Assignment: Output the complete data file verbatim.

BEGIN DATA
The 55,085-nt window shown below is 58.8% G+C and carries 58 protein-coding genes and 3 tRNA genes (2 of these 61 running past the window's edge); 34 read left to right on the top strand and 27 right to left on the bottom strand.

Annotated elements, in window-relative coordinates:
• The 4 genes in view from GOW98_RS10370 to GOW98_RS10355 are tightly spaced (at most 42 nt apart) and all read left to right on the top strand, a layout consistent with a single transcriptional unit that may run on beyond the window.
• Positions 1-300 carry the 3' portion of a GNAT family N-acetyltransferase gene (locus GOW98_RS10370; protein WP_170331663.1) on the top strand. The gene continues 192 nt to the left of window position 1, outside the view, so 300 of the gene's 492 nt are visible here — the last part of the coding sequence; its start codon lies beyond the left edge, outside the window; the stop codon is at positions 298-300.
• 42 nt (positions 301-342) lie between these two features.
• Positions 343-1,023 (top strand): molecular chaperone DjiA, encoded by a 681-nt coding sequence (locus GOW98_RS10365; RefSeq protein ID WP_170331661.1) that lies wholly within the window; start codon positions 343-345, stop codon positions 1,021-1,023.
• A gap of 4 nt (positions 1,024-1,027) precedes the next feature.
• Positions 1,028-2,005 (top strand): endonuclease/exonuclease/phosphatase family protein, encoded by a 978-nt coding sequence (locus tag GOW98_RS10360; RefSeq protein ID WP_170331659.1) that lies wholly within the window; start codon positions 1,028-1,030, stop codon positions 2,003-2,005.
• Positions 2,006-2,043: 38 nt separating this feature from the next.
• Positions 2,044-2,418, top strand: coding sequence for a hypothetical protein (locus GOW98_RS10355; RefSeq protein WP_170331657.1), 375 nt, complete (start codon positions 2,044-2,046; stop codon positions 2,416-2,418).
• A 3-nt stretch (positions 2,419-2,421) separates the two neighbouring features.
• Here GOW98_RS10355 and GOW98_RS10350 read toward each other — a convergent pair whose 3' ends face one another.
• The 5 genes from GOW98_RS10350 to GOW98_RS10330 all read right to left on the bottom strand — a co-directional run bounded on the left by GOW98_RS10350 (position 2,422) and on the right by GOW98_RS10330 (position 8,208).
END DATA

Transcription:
The 55,085-nt window shown below is 58.8% G+C and carries 58 protein-coding genes and 3 tRNA genes (2 of these 61 running past the window's edge); 34 read left to right on the top strand and 27 right to left on the bottom strand.

Annotated elements, in window-relative coordinates:
• The 4 genes in view from GOW98_RS10370 to GOW98_RS10355 are tightly spaced (at most 42 nt apart) and all read left to right on the top strand, a layout consistent with a single transcriptional unit that may run on beyond the window.
• Positions 1-300 carry the 3' portion of a GNAT family N-acetyltransferase gene (locus GOW98_RS10370; protein WP_170331663.1) on the top strand. The gene continues 192 nt to the left of window position 1, outside the view, so 300 of the gene's 492 nt are visible here — the last part of the coding sequence; its start codon lies beyond the left edge, outside the window; the stop codon is at positions 298-300.
• 42 nt (positions 301-342) lie between these two features.
• Positions 343-1,023 (top strand): molecular chaperone DjiA, encoded by a 681-nt coding sequence (locus GOW98_RS10365; RefSeq protein ID WP_170331661.1) that lies wholly within the window; start codon positions 343-345, stop codon positions 1,021-1,023.
• A gap of 4 nt (positions 1,024-1,027) precedes the next feature.
• Positions 1,028-2,005 (top strand): endonuclease/exonuclease/phosphatase family protein, encoded by a 978-nt coding sequence (locus tag GOW98_RS10360; RefSeq protein ID WP_170331659.1) that lies wholly within the window; start codon positions 1,028-1,030, stop codon positions 2,003-2,005.
• Positions 2,006-2,043: 38 nt separating this feature from the next.
• Positions 2,044-2,418, top strand: coding sequence for a hypothetical protein (locus GOW98_RS10355; RefSeq protein WP_170331657.1), 375 nt, complete (start codon positions 2,044-2,046; stop codon positions 2,416-2,418).
• A 3-nt stretch (positions 2,419-2,421) separates the two neighbouring features.
• Here GOW98_RS10355 and GOW98_RS10350 read toward each other — a convergent pair whose 3' ends face one another.
• The 5 genes from GOW98_RS10350 to GOW98_RS10330 all read right to left on the bottom strand — a co-directional run bounded on the left by GOW98_RS10350 (position 2,422) and on the right by GOW98_RS10330 (position 8,208).